|Lost Causes | My Past is a Lost Cause (Paul)|
|January 14, 2012|
Part 2 of 3 | January 15, 2012
What’s up, ACC? How’s everybody doing? My name is Mike Edmisten, and I’m the Sr. Pastor here at ACC. If you’re here with us for the first time, we’re so excited that you’re here.
Today is the second week in a series of messages called called Lost Causes.
In Psalm 88:4, the Message paraphrase says, “I’m written off as a lost cause, one more statistic, a hopeless case.” (Psalm 88:4, The Message)
All of us have been there. Some of us are still there. We feel like a lost cause.
Last week we talked about our inadequacy. We explored an encounter between God and Moses, and we saw how incredibly and completely inadequate Moses felt to pursue God’s call on his life.
So many times, we feel the same way. We just feel so incredibly inadequate to face the challenges in our lives. We feel so inadequate to do the things that God has called us to do and to be the people that God has called us to be. And the truth is, we are. We are inadequate. But our inadequacy is surpassed by God’s sufficiency. God doesn’t just make up the difference. God is the difference maker.
Today, in the second message in this series, we’re going to talk about our past. For a lot of us, we feel like our past makes us a lost cause.
Today, we’re going to explore the life of Paul. The Apostle Paul. The greatest missionary in history. The one who wrote a ton of the New Testament.
But there is something else that we need to know about Paul. Paul had a past. A dark, dark past.
Let’s pray and we’ll get into the Word of God.
We’re going to start in Acts 7 today. A man named Stephen had been arrested because he was preaching boldly and powerfully about Jesus. This was a huge threat to the religious leaders’ power, so they stirred up a mob to arrest him. They produced false witnesses who lied about what Stephen was saying and doing.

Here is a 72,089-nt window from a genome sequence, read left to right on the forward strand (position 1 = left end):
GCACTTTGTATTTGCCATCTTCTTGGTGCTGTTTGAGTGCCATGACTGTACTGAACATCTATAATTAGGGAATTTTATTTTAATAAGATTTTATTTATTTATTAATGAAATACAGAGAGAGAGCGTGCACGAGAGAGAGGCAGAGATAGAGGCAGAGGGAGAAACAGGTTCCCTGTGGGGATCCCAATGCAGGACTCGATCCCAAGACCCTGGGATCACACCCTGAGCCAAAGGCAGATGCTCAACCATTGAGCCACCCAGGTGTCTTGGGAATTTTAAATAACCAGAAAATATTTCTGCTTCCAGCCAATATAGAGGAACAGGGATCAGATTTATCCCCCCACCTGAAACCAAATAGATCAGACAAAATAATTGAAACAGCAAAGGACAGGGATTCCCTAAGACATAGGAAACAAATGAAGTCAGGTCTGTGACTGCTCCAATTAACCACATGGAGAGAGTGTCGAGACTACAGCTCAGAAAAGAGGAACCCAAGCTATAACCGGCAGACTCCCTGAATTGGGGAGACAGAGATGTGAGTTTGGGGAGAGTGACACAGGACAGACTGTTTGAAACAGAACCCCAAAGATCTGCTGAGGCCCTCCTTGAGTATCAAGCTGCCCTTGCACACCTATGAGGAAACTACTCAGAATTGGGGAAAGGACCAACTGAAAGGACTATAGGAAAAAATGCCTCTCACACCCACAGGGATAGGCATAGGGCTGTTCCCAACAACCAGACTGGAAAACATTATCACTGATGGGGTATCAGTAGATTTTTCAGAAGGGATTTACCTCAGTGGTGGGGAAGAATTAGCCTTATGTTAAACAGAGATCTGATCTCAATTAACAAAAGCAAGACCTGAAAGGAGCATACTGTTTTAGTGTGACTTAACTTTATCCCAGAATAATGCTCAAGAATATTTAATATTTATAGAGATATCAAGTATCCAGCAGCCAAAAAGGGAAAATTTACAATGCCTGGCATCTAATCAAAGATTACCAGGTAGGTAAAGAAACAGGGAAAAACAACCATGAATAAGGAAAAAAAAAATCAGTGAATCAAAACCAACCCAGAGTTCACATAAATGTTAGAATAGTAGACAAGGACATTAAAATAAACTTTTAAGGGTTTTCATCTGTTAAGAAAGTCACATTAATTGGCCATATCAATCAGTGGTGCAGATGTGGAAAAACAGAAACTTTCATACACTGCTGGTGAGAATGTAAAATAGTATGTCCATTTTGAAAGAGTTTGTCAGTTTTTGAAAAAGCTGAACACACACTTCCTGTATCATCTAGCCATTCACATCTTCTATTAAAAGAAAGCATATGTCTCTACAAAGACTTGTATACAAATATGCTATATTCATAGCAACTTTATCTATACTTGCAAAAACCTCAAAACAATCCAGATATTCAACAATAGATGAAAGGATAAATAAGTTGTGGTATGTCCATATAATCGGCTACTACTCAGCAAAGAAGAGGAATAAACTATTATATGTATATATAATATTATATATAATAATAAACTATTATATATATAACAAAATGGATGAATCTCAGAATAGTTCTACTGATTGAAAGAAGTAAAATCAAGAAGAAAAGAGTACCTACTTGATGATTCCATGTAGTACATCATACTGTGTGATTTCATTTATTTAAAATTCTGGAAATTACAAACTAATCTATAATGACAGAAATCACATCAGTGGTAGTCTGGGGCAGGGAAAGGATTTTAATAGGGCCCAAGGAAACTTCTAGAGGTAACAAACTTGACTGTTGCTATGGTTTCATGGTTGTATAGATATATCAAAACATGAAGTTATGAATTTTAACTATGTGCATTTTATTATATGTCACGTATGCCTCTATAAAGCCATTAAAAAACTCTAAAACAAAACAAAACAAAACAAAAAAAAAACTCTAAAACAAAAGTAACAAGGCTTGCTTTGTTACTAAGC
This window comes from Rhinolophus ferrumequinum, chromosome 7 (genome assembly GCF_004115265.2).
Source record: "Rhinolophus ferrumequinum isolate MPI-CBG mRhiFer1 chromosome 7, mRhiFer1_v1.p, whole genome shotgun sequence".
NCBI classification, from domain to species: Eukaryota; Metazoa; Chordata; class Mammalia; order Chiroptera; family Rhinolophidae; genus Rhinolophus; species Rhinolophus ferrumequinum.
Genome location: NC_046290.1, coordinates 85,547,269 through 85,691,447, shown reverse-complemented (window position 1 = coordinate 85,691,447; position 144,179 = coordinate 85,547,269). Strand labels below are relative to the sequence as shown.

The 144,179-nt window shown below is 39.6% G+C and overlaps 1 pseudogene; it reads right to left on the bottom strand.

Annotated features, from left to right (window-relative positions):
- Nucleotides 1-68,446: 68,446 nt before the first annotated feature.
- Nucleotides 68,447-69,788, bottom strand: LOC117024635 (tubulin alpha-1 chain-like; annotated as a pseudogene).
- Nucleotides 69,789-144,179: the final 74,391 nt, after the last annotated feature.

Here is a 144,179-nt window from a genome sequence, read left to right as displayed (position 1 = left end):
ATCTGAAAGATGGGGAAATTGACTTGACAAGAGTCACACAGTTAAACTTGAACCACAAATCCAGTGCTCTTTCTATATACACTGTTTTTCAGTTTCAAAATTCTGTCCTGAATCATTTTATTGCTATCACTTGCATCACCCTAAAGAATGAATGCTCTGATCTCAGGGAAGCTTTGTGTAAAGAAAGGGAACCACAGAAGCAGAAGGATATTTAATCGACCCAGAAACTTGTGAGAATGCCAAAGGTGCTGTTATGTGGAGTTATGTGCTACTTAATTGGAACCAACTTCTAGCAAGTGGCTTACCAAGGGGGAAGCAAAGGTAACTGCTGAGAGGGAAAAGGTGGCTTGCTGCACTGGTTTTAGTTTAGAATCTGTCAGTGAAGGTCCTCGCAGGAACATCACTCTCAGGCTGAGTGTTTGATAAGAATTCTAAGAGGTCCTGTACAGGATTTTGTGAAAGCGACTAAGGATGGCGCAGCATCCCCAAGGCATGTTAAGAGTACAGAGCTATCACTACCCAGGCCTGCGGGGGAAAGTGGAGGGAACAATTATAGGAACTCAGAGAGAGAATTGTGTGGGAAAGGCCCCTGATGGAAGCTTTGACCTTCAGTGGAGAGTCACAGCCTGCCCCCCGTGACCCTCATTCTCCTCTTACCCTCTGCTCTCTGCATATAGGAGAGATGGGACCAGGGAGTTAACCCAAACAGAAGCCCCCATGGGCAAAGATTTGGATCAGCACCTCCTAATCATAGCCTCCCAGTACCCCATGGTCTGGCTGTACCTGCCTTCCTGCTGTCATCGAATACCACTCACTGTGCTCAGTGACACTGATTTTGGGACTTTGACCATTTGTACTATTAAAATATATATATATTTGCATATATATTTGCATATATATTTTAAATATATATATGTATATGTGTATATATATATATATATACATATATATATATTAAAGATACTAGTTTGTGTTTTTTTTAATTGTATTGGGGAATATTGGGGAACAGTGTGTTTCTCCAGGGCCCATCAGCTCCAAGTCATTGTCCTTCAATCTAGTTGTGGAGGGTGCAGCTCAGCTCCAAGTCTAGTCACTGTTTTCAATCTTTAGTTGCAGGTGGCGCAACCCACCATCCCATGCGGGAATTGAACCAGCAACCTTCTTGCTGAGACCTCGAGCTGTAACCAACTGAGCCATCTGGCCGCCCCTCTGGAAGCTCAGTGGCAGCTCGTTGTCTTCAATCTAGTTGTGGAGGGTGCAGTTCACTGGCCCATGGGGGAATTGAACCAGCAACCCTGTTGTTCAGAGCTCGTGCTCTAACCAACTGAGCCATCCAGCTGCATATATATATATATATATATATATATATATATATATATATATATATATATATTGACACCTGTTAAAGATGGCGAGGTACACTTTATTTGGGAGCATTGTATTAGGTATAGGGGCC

In Acts 7, Stephen appeared before the Sanhedrin. The Sanhedrin was the highest court in Judaism. It was the most intimidating, frightening experience you could imagine in that culture, but Stephen stood his ground. He took the opportunity, not to plead for his life, but to preach about Jesus. That didn’t go over too well.
Starting in verse 54, “When the members of the Sanhedrin heard this, they were furious and gnashed their teeth at him. But Stephen, full of the Holy Spirit, looked up to heaven and saw the glory of God, and Jesus standing at the right hand of God. “Look,” he said, “I see heaven open and the Son of Man standing at the right hand of God.”
At this they covered their ears and, yelling at the top of their voices, they all rushed at him, dragged him out of the city and began to stone him. Meanwhile, the witnesses laid their coats at the feet of a young man named Saul.
While they were stoning him, Stephen prayed, “Lord Jesus, receive my spirit.” Then he fell on his knees and cried out, “Lord, do not hold this sin against them.” When he had said this, he fell asleep.
And Saul approved of their killing him.” (Acts 7:54-8:1a, NIV)
The first thing you need to know is that this man named Saul would become the Apostle Paul. Saul is the Hebrew form of the name Paul. This is the man who would be the greatest missionary in history. This is the man who would write book after book in the New Testament. This was how he got his start…by overseeing the execution of a man who loved and preached Jesus.
The Bible says that people laid their coats at Paul’s feet while they stoned Stephen to death. That could mean that he was the highest ranking official at the execution. It could mean that he is the one that gave the final order to kill Stephen. Whatever it means, the Bible is very clear that Paul completely approved of the killing of Stephen.
But it wasn’t just Stephen. Later on, in Acts 26, here’s what Paul said about himself. He said, “I too was convinced that I ought to do all that was possible to oppose the name of Jesus of Nazareth. And that is just what I did in Jerusalem. On the authority of the chief priests I put many of the Lord’s people in prison, and when they were put to death, I cast my vote against them. Many a time I went from one synagogue to another to have them punished, and I tried to force them to blaspheme. I was so obsessed with persecuting them that I even hunted them down in foreign cities.” (Acts 26:9-11, NIV)
Paul was a serial killer. It wasn’t just Stephen. In Paul’s own words, he had MANY of God’s people imprisoned and executed. He chased them. He hunted them down. The Apostle Paul got his start as a terrorist. I know that’s a super-charged, emotional word in our culture, but seriously, what else would you call him? He was so obsessed with crushing the gospel of Christ that he pursued, imprisoned, and killed every Christian that he could.
That’s what makes this next part of the story so illogical. In fact, it sounds absolutely ridiculous.